Warming due to carbon dioxide jumped by half in 25 years
May 18, 2016

Warming due to carbon dioxide jumped by half in 25 years

Human activity has increased the direct warming effect of carbon dioxide (CO2) in the atmosphere by 50 percent above pre-industrial levels during the past 25 years, according to NOAA's 10th Annual Greenhouse Gas Index .
Last light: Sunset at the South Pole
March 20, 2016

Last light: Sunset at the South Pole

In the Northern Hemisphere, the spring equinox promises warmer days and green plants. But for researchers at NOAA's South Pole Atmospheric Baseline Observatory, Sunday March 20 marks the start of the austral autumn, the last time they see the sun for six months.
Record annual increase of carbon dioxide observed at Mauna Loa for 2015
March 10, 2016

Record annual increase of carbon dioxide observed at Mauna Loa for 2015

The annual growth rate of atmospheric carbon dioxide measured at NOAA’s Mauna Loa Observatory in Hawaii jumped by 3.05 parts per million during 2015, the largest year-to-year increase in 56 years of research.
When Less Is More
March 1, 2016

When Less Is More

Carbon tetrachloride (CCl4) was once commonly used as a cleaning agent and remains an important compound in the chemical industry. As a result, production across the globe has been banned for uses that result in CCl4 escaping to the atmosphere. A new study, led by CIRES scientist Lei Hu and NOAA scientist Stephen Montzka of NOAA ESRL's Global Monitoring Division, reports that release rates are still 30 to 100 times higher than amounts reported to emission inventories.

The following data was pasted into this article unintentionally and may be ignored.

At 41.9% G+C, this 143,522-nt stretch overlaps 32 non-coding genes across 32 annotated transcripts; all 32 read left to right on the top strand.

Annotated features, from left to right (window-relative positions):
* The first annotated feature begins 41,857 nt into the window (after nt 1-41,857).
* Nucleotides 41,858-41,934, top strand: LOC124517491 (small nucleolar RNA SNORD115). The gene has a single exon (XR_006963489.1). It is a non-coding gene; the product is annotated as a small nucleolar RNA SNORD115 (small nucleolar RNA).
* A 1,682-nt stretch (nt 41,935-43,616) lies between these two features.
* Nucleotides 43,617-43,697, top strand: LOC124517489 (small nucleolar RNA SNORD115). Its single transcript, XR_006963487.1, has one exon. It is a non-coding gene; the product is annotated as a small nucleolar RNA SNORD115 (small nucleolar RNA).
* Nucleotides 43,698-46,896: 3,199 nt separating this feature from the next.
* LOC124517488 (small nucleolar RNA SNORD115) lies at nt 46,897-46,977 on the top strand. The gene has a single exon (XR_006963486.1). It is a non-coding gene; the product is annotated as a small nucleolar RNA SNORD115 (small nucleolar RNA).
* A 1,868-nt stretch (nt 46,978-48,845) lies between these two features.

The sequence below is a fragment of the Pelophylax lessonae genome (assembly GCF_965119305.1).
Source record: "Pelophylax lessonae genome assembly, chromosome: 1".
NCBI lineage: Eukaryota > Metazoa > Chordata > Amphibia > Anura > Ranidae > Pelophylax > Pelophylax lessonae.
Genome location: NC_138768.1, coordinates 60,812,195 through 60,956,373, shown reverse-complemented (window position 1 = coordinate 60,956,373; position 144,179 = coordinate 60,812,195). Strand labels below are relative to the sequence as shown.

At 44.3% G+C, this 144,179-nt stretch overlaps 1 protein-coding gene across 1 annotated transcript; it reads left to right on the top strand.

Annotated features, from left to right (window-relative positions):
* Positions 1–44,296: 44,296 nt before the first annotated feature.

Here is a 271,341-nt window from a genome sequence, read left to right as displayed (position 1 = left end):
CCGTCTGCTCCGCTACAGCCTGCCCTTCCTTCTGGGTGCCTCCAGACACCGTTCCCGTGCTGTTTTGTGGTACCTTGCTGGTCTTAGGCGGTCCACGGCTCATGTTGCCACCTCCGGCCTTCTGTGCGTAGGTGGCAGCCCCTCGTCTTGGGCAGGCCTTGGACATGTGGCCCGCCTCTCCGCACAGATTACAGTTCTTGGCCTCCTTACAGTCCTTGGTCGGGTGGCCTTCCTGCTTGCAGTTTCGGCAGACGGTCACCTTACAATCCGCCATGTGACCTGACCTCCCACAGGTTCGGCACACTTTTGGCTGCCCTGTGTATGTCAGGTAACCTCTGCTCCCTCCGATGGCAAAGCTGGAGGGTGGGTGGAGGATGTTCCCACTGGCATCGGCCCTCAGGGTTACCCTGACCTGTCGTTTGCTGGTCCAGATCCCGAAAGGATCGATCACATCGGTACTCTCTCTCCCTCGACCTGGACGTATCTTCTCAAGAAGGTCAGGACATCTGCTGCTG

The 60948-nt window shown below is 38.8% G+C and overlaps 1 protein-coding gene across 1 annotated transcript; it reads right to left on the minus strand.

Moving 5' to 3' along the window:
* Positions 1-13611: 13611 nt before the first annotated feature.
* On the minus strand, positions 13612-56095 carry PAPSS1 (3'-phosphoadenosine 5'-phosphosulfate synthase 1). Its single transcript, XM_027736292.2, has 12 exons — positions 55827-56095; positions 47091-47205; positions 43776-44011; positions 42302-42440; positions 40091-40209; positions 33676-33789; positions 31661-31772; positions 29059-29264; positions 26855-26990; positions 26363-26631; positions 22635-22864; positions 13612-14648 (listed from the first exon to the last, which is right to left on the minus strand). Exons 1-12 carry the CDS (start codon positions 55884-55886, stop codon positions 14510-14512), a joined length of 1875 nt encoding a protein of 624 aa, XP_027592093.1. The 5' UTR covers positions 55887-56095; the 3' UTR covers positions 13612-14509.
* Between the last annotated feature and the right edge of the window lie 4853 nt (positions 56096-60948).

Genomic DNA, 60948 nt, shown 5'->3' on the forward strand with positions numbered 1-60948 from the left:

New Methane Global Trends Web Page
February 5, 2016

New Methane Global Trends Web Page

NOAA/ESRL's Global Monitoring Division has introduced a 'Trends in Atmospheric Methane' web page. Similar to the existing 'Trends in Carbon Dioxide' web page, it displays graphs and data for the most recent globally averaged CH4 data.
Ann Thorne Named NOAA Research Employee of the Year
December 9, 2015

Ann Thorne Named NOAA Research Employee of the Year

Ann Thorne of the Global Monitoring Division received the NOAA Research Employee of the Year Award "For exceptional service to NOAA's Global Monitoring Division and Earth System Research Laboratory, and an unsurpassed spirit and dedication to the NOAA Boulder Student Program."
2015 Sets a Record Low for Antarctic Ozone Hole in October
November 20, 2015

2015 Sets a Record Low for Antarctic Ozone Hole in October

NOAA’s measurements of ozone at South Pole registered a record low for the month of October. This year, the average amount of ozone measured by a Dobson instrument at South Pole in the second half of October was 114 Dobson Units (DU), or 60 percent below the pre-ozone hole conditions.
Annual Antarctic Ozone Hole Larger and Formed Later in 2015
October 29, 2015

Annual Antarctic Ozone Hole Larger and Formed Later in 2015

The 2015 Antarctic ozone hole area was larger and formed later than in recent years, according to scientists from NOAA and NASA.
NBC News video on the warming arctic and Barrow, Alaska
September 17, 2015

NBC News video on the warming arctic and Barrow, Alaska